Sligo and Mayo, Ireland, the Ui Fiachrach Muaidhe


Sligo and Mayo, Ireland,

Uí Fiachrach Muaidhe

In Connacht, Ireland – the area that is now called County Sligo and County Mayo was occupied in the ancient past by the People called  Uí Fiachrach Muaidhe.

They are the O Dubhda — or the modern, O’Dowd !


In 982 Aedh ua Dubhda (Aedh grandson of Dubhda), King of Uí Fiachrach Muaidhe, died “an untroubled death”. He was the first of his dynasty to use the surname O Dubhda (anglicised to O’DowdDowd). Brian, Melaghlin Carragh, Connor Oge, and Murtogh mac Connor O Dubhda fought at the Second Battle of Athenry in 1316, only Brian surviving. However, by the 14th century their power was much reduced, as was their territory which now almost entirely consisted of the barony of Tireragh. For this reason they were no longer referred to as Kings, but as Taoiseach (Chieftain) of Uí Fiachrach Muaidhe.

Here the family became sponsors of the Clan Mac Fhir Bhisigh, a family of hereditary historians and judges. Because of this, the O Dubhda is singular in having his inauguration ceremony preserved in an old book, the Great Book of Lecan. Written between 1397 and 1418 at Enniscrone in Tireagh, it was commissioned by Tadhg Riabhach O Dubhda.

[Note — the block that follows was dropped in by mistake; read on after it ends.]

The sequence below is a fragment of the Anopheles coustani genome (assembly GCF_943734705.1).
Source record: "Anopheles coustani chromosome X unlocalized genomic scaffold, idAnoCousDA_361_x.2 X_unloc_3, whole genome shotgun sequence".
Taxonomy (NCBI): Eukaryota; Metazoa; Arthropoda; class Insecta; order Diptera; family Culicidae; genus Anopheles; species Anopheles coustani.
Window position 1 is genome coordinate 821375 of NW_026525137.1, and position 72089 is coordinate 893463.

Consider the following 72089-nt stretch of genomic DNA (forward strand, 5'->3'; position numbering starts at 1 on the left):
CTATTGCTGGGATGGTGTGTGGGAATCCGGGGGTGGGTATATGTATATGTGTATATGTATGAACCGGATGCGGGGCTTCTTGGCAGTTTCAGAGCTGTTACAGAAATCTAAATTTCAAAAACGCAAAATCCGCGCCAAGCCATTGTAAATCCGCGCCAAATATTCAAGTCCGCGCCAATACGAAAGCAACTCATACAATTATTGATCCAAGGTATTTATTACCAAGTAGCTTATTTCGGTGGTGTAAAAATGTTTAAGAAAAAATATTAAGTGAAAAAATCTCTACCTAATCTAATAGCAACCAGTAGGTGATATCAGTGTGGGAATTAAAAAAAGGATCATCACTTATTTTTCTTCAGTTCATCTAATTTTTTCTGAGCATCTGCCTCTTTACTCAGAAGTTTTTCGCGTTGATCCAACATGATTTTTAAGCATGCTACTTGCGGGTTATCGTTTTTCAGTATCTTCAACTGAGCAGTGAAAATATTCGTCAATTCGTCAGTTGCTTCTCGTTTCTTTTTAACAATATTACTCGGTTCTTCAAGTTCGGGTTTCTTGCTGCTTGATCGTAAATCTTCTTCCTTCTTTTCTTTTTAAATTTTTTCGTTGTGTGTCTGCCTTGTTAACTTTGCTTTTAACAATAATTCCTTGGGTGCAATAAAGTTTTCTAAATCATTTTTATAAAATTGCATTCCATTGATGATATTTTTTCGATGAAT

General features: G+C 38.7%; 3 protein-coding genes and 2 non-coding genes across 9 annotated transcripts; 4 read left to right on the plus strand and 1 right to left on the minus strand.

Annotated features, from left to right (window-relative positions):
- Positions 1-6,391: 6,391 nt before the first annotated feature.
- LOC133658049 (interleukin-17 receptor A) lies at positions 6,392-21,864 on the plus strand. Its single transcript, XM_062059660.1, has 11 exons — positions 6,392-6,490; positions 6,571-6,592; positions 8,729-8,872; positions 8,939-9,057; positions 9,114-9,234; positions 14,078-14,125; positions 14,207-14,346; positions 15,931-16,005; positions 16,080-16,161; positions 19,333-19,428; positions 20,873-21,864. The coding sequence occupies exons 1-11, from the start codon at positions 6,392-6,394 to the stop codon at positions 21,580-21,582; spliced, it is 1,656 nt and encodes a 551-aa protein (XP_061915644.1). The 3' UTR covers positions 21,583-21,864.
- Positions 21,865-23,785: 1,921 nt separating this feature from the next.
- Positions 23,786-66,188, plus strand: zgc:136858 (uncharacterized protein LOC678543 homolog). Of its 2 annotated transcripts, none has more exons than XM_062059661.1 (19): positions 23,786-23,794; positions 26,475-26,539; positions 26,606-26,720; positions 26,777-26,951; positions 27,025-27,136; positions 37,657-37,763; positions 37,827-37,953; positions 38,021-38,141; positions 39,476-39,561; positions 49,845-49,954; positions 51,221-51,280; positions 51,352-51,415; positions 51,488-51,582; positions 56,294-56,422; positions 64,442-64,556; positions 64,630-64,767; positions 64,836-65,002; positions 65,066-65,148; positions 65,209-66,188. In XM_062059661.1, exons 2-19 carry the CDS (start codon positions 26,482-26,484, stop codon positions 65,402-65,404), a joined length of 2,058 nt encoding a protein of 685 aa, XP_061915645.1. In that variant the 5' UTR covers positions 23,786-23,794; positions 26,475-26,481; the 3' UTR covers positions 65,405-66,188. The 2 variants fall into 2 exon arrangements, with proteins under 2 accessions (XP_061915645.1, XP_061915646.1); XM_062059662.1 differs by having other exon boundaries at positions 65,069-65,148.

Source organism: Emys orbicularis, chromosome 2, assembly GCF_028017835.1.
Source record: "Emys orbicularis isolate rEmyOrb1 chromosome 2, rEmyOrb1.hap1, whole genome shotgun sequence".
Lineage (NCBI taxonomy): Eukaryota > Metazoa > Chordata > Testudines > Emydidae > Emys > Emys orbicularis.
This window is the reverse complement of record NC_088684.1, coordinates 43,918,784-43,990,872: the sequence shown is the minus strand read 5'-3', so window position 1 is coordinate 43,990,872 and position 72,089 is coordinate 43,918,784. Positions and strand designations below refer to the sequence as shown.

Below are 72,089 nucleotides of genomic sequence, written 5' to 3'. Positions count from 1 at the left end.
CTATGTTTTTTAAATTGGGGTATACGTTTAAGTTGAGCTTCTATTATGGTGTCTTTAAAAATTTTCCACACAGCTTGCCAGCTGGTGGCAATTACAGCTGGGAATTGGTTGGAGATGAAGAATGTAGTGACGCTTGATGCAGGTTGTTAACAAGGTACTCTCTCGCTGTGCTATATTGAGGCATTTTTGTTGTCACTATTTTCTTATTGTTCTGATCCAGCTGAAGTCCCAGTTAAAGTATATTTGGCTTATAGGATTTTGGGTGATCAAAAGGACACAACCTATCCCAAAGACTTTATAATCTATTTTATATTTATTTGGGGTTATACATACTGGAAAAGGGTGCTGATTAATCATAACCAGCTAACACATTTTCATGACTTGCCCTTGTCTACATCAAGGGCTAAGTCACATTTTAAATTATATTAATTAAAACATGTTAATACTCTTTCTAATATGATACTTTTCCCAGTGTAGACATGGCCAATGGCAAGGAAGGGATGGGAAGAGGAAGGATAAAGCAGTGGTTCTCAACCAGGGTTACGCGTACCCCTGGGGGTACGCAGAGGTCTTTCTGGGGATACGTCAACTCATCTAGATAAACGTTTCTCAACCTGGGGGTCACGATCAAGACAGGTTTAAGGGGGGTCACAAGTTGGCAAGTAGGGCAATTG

A later Tadgh O Dubhda, Tadhg Buí, became Taoiseach in 1595. In 1601 he led the men of Uí Fiachrach south to Kinsale, never to return. A tradition states that “he survived the battle and settled in Co. Kerry, where his family later became known as Doody”. The last true O Dubhda of Uí Fiachrach was Dathi Og, patron and lord of Dubhaltach MacFhirbhisigh. Bearers of the name are still found scattered through Sligo, Mayo and Galway.


County Sligo, Ireland

County Mayo, Ireland.  They both were part of the Barony of Gallen, and the  Barony of Gallen is one of the nine baronies in County MayoIreland, but the borders were changed in 1898. It is situated in the eastern part of the county south of the town of Ballina, bordering County Sligo. It incorporates the area between Foxford (north and west) Ballyvary (southwest), Swinford (south) and Bonniconlon (east).[1]

The descendants of Cormac Gaileng, great grandson of Olioll Olum were called Gailenga, the race of Gaileng, and they gave their name to the barony of Gallen in Mayo.[2]


Gallen Barony aka Bellalahen, the barony was formed from the ancient territory called Coranne. The barony was also part of the ancient territory of Gailenga at one time. O’Connellan (of Meath?) were centered here and in Kilmain. The Rowley family is cited in the parish of Kilshesnan. This area was later referred to as MacJordan’s country, named for descendants of the Norman named Jordan d’Exeter.